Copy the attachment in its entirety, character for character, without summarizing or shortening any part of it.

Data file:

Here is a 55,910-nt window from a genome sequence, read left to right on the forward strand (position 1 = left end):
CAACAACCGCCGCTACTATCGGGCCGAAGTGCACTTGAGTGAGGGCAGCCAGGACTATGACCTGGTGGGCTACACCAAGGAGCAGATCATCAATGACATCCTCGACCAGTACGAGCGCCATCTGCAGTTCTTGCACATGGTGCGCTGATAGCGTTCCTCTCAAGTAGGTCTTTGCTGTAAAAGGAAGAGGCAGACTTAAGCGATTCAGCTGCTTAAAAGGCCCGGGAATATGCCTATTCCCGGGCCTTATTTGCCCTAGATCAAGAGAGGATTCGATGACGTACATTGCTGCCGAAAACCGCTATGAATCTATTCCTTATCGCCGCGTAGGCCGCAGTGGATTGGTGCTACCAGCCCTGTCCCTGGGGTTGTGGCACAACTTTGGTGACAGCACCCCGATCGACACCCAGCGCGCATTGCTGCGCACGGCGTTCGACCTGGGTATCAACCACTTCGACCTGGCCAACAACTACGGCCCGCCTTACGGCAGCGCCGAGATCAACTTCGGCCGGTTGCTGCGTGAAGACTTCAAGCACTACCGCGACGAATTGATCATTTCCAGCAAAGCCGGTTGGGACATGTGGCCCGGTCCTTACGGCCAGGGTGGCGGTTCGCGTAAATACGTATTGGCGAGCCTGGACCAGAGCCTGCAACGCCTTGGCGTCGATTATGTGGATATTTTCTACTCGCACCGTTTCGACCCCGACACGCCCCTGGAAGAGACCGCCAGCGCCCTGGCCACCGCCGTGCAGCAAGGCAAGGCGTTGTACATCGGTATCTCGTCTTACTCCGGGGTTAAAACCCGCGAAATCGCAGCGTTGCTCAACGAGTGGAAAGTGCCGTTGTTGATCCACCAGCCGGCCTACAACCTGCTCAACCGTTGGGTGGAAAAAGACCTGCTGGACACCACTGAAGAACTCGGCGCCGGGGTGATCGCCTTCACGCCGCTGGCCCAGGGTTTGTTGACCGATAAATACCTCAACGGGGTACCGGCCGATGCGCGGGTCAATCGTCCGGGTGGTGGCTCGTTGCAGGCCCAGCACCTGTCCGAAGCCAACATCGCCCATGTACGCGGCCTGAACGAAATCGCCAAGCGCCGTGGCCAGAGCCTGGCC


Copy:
Here is a 55,910-nt window from a genome sequence, read left to right on the forward strand (position 1 = left end):
CAACAACCGCCGCTACTATCGGGCCGAAGTGCACTTGAGTGAGGGCAGCCAGGACTATGACCTGGTGGGCTACACCAAGGAGCAGATCATCAATGACATCCTCGACCAGTACGAGCGCCATCTGCAGTTCTTGCACATGGTGCGCTGATAGCGTTCCTCTCAAGTAGGTCTTTGCTGTAAAAGGAAGAGGCAGACTTAAGCGATTCAGCTGCTTAAAAGGCCCGGGAATATGCCTATTCCCGGGCCTTATTTGCCCTAGATCAAGAGAGGATTCGATGACGTACATTGCTGCCGAAAACCGCTATGAATCTATTCCTTATCGCCGCGTAGGCCGCAGTGGATTGGTGCTACCAGCCCTGTCCCTGGGGTTGTGGCACAACTTTGGTGACAGCACCCCGATCGACACCCAGCGCGCATTGCTGCGCACGGCGTTCGACCTGGGTATCAACCACTTCGACCTGGCCAACAACTACGGCCCGCCTTACGGCAGCGCCGAGATCAACTTCGGCCGGTTGCTGCGTGAAGACTTCAAGCACTACCGCGACGAATTGATCATTTCCAGCAAAGCCGGTTGGGACATGTGGCCCGGTCCTTACGGCCAGGGTGGCGGTTCGCGTAAATACGTATTGGCGAGCCTGGACCAGAGCCTGCAACGCCTTGGCGTCGATTATGTGGATATTTTCTACTCGCACCGTTTCGACCCCGACACGCCCCTGGAAGAGACCGCCAGCGCCCTGGCCACCGCCGTGCAGCAAGGCAAGGCGTTGTACATCGGTATCTCGTCTTACTCCGGGGTTAAAACCCGCGAAATCGCAGCGTTGCTCAACGAGTGGAAAGTGCCGTTGTTGATCCACCAGCCGGCCTACAACCTGCTCAACCGTTGGGTGGAAAAAGACCTGCTGGACACCACTGAAGAACTCGGCGCCGGGGTGATCGCCTTCACGCCGCTGGCCCAGGGTTTGTTGACCGATAAATACCTCAACGGGGTACCGGCCGATGCGCGGGTCAATCGTCCGGGTGGTGGCTCGTTGCAGGCCCAGCACCTGTCCGAAGCCAACATCGCCCATGTACGCGGCCTGAACGAAATCGCCAAGCGCCGTGGCCAGAGCCTGGCC